The book of John focuses on seven of Jesus’ miracles, and a careful study of each can provide us with principles of encouragement. 

Disappointments? Remember when Jesus addressed an embarrassing moment, turning the water into wine? (John 2:1–11). He is still the One we can turn to when life turns on us. With Paul we say, “The Lord stood with me and strengthened me” (2 Timothy 4:17).

Doubts? Remember when He healed a boy from afar and told his daddy to return home, and the father went without question? (John 4:46–54). He is still the One in whom we place our faith and our dreams: “Christ in you, the hope of glory” (Colossians 1:27).

Disabilities? Remember when He healed a man who had been ill for thirty-eight years? (John 5:2–9). By His loving providence, we can still “be strong in the Lord and in the power of His might” (Ephesians 6:10; cf. Philippians 4:13).

Desires? Remember when He fed five thousand with a sack lunch? (John 6:1–14). He still meets the desires of those who cry, “For to me, to live is Christ” (Philippians 1:21).

Despair? Remember when He reached out for Peter? (Matthew 14:25–32). Are we not thankful that His hand extends to us with the promise: “I will never leave you nor forsake you”? (Hebrews 13:5).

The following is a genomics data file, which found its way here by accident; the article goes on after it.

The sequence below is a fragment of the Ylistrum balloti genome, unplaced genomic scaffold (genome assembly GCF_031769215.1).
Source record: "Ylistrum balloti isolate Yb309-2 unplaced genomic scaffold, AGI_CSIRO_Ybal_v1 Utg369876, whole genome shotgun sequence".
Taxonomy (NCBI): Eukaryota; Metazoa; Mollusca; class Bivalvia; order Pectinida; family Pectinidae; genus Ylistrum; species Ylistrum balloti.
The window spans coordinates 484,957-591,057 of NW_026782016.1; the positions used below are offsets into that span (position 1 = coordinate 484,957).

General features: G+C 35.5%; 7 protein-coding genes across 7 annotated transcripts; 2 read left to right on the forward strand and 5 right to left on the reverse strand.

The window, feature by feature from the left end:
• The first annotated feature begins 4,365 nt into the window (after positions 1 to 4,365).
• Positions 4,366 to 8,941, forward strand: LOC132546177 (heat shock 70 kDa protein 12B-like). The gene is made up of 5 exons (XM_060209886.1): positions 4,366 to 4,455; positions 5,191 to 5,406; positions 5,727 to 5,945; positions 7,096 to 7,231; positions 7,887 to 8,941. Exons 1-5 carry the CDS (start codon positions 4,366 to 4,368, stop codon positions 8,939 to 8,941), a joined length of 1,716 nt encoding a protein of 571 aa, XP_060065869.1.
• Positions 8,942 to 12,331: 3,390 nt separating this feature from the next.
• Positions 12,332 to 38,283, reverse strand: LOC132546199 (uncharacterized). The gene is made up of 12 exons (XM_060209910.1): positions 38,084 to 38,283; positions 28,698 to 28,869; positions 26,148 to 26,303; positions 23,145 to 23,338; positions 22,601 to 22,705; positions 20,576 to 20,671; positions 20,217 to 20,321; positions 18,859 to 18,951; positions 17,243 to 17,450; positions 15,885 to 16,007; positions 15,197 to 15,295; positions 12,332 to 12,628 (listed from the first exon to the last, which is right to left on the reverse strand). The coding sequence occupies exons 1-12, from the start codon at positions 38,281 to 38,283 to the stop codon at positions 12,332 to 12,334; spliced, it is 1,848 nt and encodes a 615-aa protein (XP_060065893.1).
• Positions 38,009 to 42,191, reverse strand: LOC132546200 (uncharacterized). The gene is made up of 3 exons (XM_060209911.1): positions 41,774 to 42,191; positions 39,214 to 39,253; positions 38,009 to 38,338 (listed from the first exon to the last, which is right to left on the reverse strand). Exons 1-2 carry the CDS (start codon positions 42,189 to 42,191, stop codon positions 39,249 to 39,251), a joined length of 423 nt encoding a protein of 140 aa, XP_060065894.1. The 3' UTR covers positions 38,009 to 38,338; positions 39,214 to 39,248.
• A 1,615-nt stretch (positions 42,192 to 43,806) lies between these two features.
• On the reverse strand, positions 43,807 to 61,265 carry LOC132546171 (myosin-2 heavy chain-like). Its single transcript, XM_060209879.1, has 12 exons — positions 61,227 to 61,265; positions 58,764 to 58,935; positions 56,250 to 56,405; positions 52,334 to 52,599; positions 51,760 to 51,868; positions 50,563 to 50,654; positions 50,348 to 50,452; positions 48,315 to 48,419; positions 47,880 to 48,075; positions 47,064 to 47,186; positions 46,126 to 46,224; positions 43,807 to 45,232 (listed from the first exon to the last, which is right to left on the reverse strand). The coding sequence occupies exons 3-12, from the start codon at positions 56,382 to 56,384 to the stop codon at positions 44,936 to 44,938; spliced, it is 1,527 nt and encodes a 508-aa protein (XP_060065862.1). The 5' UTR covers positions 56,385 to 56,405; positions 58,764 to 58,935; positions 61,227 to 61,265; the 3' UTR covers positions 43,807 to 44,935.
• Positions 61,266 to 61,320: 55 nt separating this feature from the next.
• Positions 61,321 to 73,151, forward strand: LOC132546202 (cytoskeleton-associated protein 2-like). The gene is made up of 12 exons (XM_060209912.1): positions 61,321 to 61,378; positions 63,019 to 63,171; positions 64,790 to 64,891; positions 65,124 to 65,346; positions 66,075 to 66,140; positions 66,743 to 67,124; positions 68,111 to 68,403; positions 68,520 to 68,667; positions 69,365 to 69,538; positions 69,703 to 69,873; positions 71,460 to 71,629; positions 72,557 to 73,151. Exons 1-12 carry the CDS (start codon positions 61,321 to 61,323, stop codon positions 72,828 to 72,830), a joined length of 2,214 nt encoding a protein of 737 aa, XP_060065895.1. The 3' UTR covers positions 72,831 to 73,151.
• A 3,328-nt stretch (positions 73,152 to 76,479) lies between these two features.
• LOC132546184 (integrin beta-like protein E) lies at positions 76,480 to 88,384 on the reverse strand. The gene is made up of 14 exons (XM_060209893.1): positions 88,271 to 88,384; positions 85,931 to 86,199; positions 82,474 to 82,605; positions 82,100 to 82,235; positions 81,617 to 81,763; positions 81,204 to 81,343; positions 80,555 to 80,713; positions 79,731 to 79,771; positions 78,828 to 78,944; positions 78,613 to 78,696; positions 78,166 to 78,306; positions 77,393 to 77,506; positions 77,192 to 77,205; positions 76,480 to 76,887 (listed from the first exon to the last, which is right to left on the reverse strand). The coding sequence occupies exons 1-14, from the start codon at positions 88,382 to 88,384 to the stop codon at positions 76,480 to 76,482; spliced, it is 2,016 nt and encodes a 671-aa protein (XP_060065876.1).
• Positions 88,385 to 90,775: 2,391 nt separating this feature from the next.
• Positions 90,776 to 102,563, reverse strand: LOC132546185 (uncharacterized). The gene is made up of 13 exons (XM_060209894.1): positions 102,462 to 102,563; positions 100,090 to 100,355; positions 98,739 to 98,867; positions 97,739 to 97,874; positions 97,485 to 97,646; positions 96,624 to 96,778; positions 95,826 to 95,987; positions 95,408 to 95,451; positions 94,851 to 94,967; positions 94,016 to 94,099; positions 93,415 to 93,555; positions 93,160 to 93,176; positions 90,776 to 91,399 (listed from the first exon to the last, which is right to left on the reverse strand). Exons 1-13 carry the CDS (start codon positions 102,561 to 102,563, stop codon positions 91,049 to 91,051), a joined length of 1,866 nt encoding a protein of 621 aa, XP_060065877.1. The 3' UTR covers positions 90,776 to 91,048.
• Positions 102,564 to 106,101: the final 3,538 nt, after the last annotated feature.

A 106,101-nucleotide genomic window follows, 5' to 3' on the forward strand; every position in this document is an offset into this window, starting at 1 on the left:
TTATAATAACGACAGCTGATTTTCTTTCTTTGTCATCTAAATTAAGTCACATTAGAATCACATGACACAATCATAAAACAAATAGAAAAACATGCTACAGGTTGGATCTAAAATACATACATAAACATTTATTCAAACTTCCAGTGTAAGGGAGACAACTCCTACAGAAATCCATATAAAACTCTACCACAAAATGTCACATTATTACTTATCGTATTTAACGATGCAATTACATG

Darkness? Remember when He gave sight to a blind man? (John 9:1–11).But wait! To a man stumbling in the wretched darkness of Satan, He is still “the light of the world” (John 8:12). 

Death? Remember when He stood outside the tomb of a friend, cried, and said, “Lazarus, come forth”? (John 11:1–44). Better still, there will come a day “in which all who are in the graves will hear His voice and come forth” (John 5:28–29).

He is “Jesus” (literally, “He who saves”), a man of miracles. But, even more, since He touches our own lives in so many marvelous ways, we are blessed to call Him, “My Lord and My God” (John 20:28). —Dan Winkler

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